The reality of the situation is that there are true elements to this notion. Cristiano Ronaldo is a goalscorer, and an incredibly skilled one at that. He has recorded over 770 goals over his career, and will surely surpass the 800 goal mark by the end of his career. But ever since 2016, all he has been is a goalscorer — a poacher, to be more precise. To compensate for his aging body, Ronaldo has decided that it was best for him to spend most of his time waiting in the box, and waiting for the perfect chances to strike. In his Juventus tenure, this has become glaringly evident, as nearly 70% of his positioning is recorded to be in the 18-yard box. This is just one of the tactical problems of Ronaldo.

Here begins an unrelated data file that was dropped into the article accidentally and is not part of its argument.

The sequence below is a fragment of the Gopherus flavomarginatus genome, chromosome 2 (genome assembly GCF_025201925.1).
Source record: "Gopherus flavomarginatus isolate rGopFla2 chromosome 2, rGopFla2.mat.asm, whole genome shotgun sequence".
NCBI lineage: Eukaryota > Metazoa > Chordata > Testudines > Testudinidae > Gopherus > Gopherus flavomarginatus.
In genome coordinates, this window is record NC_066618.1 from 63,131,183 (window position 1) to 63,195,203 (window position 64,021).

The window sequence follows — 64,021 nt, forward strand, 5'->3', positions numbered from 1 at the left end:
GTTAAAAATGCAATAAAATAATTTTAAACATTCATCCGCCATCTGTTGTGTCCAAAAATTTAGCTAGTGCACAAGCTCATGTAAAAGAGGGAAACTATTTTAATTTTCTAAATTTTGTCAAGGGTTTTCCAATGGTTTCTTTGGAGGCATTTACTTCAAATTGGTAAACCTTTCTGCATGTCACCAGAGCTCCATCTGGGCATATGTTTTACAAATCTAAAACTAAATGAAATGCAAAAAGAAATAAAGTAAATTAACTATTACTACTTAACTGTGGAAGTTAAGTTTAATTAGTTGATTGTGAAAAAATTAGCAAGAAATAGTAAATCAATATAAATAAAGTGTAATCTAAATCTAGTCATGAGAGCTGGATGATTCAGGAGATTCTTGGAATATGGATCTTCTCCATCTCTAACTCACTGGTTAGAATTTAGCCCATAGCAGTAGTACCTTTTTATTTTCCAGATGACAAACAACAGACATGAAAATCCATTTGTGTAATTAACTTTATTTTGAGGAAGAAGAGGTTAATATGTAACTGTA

While we cannot blame a 33-year-old much for an average work rate and an inability to drop deep and to influence the build-up play that much, it most certainly creates a problem for Juventus. This style of play worked well during his Real Madrid years, as the world-class midfield duo of Kroos and Modric more than made up for Ronaldo’s lack of influence. However at Juventus, with a midfield that now consists of the likes of Rabiot, Bentancur, and Chiesa, such poaching play creates problems, as the midfield struggles to find someone with whom to link up. A second striker with brilliant “holding” play would fix such a problem, but that striker would have to be world-class, and with Juventus struggling to keep up financially due to the ongoing Corinavirus pandemic, such an option is not possible right now ─ unless, of course, Ronaldo is sold.